The Secret Ingredient in Every Harvest: Beer

When your hands are stained red, a cold one is all you want at the end of the day
Sep 12, 2012

It's half-past September and do you know what California winemakers are drinking?

Beer.

No, it's not a joke. There's an old saying, in fact: "It takes a lot of beer to make wine."

Harvest is moving into high gear and, at least in California, beer becomes the drink of choice.

"I can't imagine digging out a fermentor at the end of a long day and reaching for a glass of red wine afterward," said winemaker Erik Miller of Kokomo Winery in Sonoma County. Fellow Dry Creek winemaker Clay Mauritson raised a glass of suds in agreement, "The further we get into harvest and the more tanks that are fermenting, the more you want a cold beer."

In Napa, Duckhorn winemaker Bill Nancarrow put it this way, "Tasting grapes and fermenting fruit juice all day sets your palate up for a couple of 'cleansing ales' at the end of the day."

It makes sense when you think about it. After the indulgence of Thanksgiving weekend, the last thing you want to eat is turkey, right? After a series of decadent meals earlier this summer, all I wanted to eat the first night off was a bowl of Cheerios. Many chefs late at night crave something simple like eggs or sneak off for a Big Mac or Burrito Supreme.

And let's be clear, winemakers aren't guzzling beers all day at harvest any more than they're knocking back hearty glasses of wine at work the rest of the year. Some winemaking teams head out to a local pub after work while others keep the refrigerator stocked, or even a keg on ice. "A cold beer seems to be the right moral builder for the crew after a long day," Miller said.

Every cellar seems to have its favorite. Nancarrow said Duckhorn's "unofficial beer sponsor is Pabst Blue Ribbon." Miller said two Northern California brews—Lagunitas IPA and Bear Republic's Racer 5—are the Kokomo house favorites, while Mauritson's crew likes Lost Coast Great White, among others.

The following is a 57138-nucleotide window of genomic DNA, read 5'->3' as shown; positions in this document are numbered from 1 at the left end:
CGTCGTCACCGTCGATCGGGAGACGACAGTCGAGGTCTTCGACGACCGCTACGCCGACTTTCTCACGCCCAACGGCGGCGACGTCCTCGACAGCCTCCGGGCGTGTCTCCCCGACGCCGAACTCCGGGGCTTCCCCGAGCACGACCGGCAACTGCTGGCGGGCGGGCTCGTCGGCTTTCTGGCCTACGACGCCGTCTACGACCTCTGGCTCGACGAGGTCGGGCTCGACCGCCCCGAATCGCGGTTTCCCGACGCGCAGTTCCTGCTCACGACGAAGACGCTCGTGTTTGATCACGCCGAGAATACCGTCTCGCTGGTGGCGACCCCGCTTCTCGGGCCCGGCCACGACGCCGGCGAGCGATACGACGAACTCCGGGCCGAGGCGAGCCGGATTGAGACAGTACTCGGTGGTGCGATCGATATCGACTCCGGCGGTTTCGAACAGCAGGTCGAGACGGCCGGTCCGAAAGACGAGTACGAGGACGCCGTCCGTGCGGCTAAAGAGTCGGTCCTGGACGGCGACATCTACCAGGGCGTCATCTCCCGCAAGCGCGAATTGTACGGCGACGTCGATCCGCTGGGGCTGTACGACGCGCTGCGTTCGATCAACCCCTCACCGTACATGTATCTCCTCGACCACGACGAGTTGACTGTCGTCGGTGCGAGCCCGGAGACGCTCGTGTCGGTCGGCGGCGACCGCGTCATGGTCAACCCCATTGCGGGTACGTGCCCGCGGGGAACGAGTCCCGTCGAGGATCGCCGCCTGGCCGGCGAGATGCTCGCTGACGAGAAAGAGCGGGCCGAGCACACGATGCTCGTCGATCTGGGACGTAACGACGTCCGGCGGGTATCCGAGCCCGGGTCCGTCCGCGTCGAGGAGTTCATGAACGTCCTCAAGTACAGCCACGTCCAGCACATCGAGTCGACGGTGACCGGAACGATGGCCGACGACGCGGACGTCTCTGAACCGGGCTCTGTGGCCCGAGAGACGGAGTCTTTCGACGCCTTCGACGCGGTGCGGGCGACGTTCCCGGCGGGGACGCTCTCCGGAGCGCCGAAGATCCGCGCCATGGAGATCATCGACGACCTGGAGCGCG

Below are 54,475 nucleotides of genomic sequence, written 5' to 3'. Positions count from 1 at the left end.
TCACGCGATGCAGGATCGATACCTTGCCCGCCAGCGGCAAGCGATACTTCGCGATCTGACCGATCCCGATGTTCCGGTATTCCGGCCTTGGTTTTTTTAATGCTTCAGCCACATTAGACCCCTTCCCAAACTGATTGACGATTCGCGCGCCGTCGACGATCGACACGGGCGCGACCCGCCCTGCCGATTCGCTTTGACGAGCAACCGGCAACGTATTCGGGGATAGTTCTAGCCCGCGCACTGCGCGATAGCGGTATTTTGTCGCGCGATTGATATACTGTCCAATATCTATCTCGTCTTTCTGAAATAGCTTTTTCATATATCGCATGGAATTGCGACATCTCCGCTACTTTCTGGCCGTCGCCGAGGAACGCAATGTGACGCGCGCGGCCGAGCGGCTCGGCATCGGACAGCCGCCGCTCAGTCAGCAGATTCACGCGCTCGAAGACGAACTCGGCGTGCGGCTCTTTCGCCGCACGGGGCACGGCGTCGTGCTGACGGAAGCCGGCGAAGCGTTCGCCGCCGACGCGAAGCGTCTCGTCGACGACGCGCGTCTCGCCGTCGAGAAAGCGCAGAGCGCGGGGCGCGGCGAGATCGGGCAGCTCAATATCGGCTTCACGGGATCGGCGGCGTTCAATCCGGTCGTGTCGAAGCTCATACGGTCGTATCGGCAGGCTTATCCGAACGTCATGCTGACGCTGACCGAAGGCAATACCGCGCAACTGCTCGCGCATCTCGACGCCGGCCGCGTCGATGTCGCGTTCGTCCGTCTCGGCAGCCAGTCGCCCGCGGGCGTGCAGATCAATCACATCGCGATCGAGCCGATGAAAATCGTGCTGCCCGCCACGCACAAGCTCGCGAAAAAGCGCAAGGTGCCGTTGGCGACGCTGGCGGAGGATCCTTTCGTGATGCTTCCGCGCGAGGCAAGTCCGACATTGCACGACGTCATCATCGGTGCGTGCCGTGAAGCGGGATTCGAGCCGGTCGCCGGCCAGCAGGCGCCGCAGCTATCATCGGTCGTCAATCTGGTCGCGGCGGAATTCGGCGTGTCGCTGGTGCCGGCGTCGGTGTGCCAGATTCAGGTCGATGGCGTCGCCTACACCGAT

Over at Kosta Browne, Dan Kosta said that in the old days he and partner Michael Browne preferred Coors Light, but his young crew now prefers something heartier. "Nowadays, Death and Taxes is currently on tap," Kosta said of a regionally popular black beer produced by Moonlight Brewing. "And there's some vodka in the freezer for the real tough days!"

"Beer," Donald Patz of Patz & Hall winery said, "can be a refreshing and renewing beverage after a long, hot, thirsty day of winemaking. And an Advil."

Harvest

You Might Also Like

Quilceda Creek Winemaking Team Jumps Ship

Quilceda Creek Winemaking Team Jumps Ship

Matthews winery lures away three winemakers from Washington’s most elite Cabernet winery

Jul 7, 2021
Ravenswood in Limbo

Ravenswood in Limbo

Founding winemaker Joel Peterson talks about the Zinfandel cult favorite's uncertain future

Jul 22, 2020
Playing It Safe with Wine, Food and Friends on the Fourth of July

Playing It Safe with Wine, Food and Friends on the Fourth of July

The 2020 summer holidays are all about good food, great wine—including these 6 summer value …

Jun 29, 2020
Rediscovering the Comforts of the Dinner Table

Rediscovering the Comforts of the Dinner Table

With cooking at home on the rise during the pandemic, gathering family around the meal is …

May 1, 2020
End of an Era at Domaine Carneros

End of an Era at Domaine Carneros

Trailblazing California winemaker Eileen Crane is retiring after 42 years in the business

Apr 16, 2020
Bring on the Bubbles!

Bring on the Bubbles!

Buying advice for 11 domestic sparkling wine bargains and splurges from California, Oregon, …

Dec 17, 2019